Although this passage is often used in modern weddings, it depicts a deep and loving bond not between spouses, but between a mother-in-law and her daughter-in-law. Regardless of whether our support network is comprised of blood relatives or found family, it is important to acknowledge and appreciate those who love us and appreciate us.

* In diebus unius iudicis, quando iudices praerant, facta est fames in terra.

·         In the days of one of the judges (when judges were the government structure of Israel), there was a famine in the land.

* Abiitque homo de Bethlehem Iuda, ut peregrinaretur in regione Moabitide cum uxore sua ac duobus liberis.

·         One man from Bethlehem in Juda left to travel with his wife and two sons to the land of the Moabites.

* Ipse vocabatur Elimelech, et uxor eius Noemi: et duo filii, alter Mahalon, et alter Chelion, Ephrathei de Bethlehem Iuda.

·         This man was named Elimelech, and his wife was named Noemi. Their two kids were named Mahalon and Chelion, Ephrathites from Bethlehem.

* Ingressique regionem Moabitidem, morabantur ibi.

·         They traveled to the land of the Moabites and dwelled there.

* Et mortuus est Elimelech maritus Noemi: remansitque ipsa cum filiis.

·         When Noemi’s husband Elimelech died, it was just her and her two sons.

* Qui acceperunt uxores Moabitidas, quarum una vocabatur Orpha, altera vero Ruth.

·         Her sons married Moabite women; one was named Orpha and the other was named Ruth.

* Manseruntque ibi decem annis, et ambo mortui sunt, Mahalon videlicet et Chelion: remansitque mulier orbata duobus liberis ac marito.

·         They lived there for ten years, but then both of her sons Mahalon and Chelion died. Now the poor woman was bereft of both her husband and her two sons.

* Et surrexit ut in patriam pergeret cum utraque nuru sua de regione moabitide: audierat enim quod respexisset Dominus populum suum, et dedisset eis escas.

·         She took it upon herself to travel back to her homeland with both of her daughers-in-law, for she had heard that the Lord had protected his people, and had provided them with food [i.e., the famine had ended].

* Egressa est itaque de loco peregrinationis suae, cum utraque nuru: et iam in via revertendi posita in terram Iuda, dixit ad eas: Ite in domum matris vestrae faciat vobiscum Dominus misericordiam, sicut fecistis cum mortuis et mecum.

·         She got up and left, and when she was about to travel, she told her daughters-in-law, “Go back home to the home of your mothers. May the Lord take pity on you, just as you have taken pity on both the dead [i.e., your husbands] as well as me.”

* “…Det vobis invenire requiem in domibus virorum, quos sortiturae estis.” Et osculate est eas.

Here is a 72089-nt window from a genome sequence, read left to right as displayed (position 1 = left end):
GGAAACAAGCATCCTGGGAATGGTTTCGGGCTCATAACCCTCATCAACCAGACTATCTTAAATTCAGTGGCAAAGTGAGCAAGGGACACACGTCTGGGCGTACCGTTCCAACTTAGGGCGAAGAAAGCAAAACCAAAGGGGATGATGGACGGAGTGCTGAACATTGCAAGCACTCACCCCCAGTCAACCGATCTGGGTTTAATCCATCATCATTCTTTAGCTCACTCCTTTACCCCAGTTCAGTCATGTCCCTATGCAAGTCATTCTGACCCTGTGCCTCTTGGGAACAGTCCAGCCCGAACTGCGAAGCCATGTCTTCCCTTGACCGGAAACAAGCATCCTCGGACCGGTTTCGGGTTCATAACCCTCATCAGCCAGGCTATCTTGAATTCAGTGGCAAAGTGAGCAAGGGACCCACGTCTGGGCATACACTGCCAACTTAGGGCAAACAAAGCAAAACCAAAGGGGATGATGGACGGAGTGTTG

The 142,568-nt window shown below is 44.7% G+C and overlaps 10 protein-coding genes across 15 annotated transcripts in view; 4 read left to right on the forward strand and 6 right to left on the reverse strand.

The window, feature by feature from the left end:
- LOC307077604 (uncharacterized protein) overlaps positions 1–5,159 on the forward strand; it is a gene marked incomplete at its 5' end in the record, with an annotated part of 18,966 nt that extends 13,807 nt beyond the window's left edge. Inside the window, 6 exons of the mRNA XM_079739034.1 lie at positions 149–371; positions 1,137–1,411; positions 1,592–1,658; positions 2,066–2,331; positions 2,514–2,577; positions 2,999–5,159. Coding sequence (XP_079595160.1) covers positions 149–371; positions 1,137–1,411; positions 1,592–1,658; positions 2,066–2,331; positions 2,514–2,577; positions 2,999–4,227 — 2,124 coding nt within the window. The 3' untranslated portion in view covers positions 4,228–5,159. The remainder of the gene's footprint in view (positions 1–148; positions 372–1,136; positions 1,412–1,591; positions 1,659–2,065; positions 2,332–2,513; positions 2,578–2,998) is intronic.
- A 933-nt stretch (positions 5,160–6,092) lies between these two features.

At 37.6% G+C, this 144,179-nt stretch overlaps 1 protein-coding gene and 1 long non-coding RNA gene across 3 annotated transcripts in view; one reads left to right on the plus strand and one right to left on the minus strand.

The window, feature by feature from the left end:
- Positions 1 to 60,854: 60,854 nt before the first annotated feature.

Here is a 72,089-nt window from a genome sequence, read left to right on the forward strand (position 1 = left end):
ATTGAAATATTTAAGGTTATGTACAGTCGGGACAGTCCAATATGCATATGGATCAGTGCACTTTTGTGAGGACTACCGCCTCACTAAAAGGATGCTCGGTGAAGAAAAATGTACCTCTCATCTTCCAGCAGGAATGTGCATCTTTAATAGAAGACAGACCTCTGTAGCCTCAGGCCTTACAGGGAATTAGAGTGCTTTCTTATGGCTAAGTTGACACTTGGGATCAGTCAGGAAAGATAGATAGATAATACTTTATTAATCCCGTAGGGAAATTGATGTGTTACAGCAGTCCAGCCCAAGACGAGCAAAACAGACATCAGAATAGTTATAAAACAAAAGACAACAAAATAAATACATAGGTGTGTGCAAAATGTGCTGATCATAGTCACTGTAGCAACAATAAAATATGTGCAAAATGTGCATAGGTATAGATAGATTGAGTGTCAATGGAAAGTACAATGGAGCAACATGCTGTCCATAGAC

·         “May he give to you peace in the home of your husbands, when you remarry.” And she kissed them.

* Quae elevata voce flere coeperunt, et dicere: “Tecum pergemus ad populum tuum.”

·         They began to cry, and wept, “We will go with you to your people.”

* Quibus illa respondit: “Revertimini, filiae mea, cur venitis mecum? Num ultra habeo filios in utero meo, ut viros ex me sperare possitis? Revertimini, filiae meae, et abite: iam enim senectute confecta sum, nec apta vinculo coniugali: etiamsi possem hac nocte concipere, et parere filios, si eos expectare velitis donec crescent, et annos pubertais impleant, ante eritis vetulae quam nubatis.

·         She responded to them, “My daughters, go back home. Why would you want to go with me? I don’t have any more children in my womb, so you can’t hope for future husbands from me. Go back home, my daughters, and leave me. I am worn out with old age, and too old to get married again. Even if I could conceive a child tonight, and give birth to sons, if you wanted to wait for them to get old enough to marry them, you’d be too old to marry them.”

* “…Nolite, quaeso, filiae meae: quia vestra angustia magis me premit, et egressa est manus Domini contra me.”

·         I beg you, daughters, please don’t stay, for your difficulties weigh upon my heart more than my own, and the Lord has set his hand against me.”

* Elevata igitur voce, rursum flere coeperunt: Orpha osculata est socrum, ac reversa est: Ruth adhaesit socrui suae; cui dixit Noemi: “En reversa est cognata tua ad populum suum, et ad deos suos, vade cum ea.”

·         They both wailed and began to weep. Orpha kissed her mother-in-law, and left her. Ruth, however, clung to her mother-in-law. Noemi told her, “Go on now, she’s travelling back to your kin, and to your own gods. Go with her.”

* Quae respondit: Ne adverseris mihi ut relinquam te et abeam: quocumque enim perrexeris, pergam, et ubi morata fueris, et ego pariter morabor. Populus tuus populus meus, et Deus tuus Deus meus. Quae te terra morientem susceperit, in ea moriar: ibique locum accipiam sepulturae. Haec mihi faciat Dominus, et haec addat, si non sola mors me et te seperaverit.

·         Ruth responded: “Don’t keep me from you, or make me leave. Wherever you will go, I will go. Wherever you live, I will live there, too. Your people will be my people, and your God will be my God. The land that holds your tomb will also accept mine. May the Lord grant me these things, and add one more thing: that only death should ever separate you and me.”

--Ruth 1:1-17



Saturday, April 1, 2023

In Praise of the Ace Champion Daphne, Faustus Sabaeus (1580)

Ad Daphnen

Sunt qui te damnant, Daphne o castissima virgo:

quod tam formosum spernis amata Deum.

Arguo non ego te: quia facta es gloria vatum,

atque triumphantum virginitatis amans.

Nec miror, Phoebum si spreveris, atque Cytheren

Daemonas expellens, nec Iovis arma timens.

----Faustus Sabaeus, Picta Poesis Ovidiana (1580)

To Daphne

O Daphne, chaste maiden,

There are those who criticize you

Because you rejected the love of a beautiful god.

But I’m not going to, for you became the glory of prophets,

who loves those who triumph in their chastity.

If you can spurn both Apollo and even Love herself,

I’m not surprised that you can also expel evil spirits

And are immune from the bolts of Jupiter.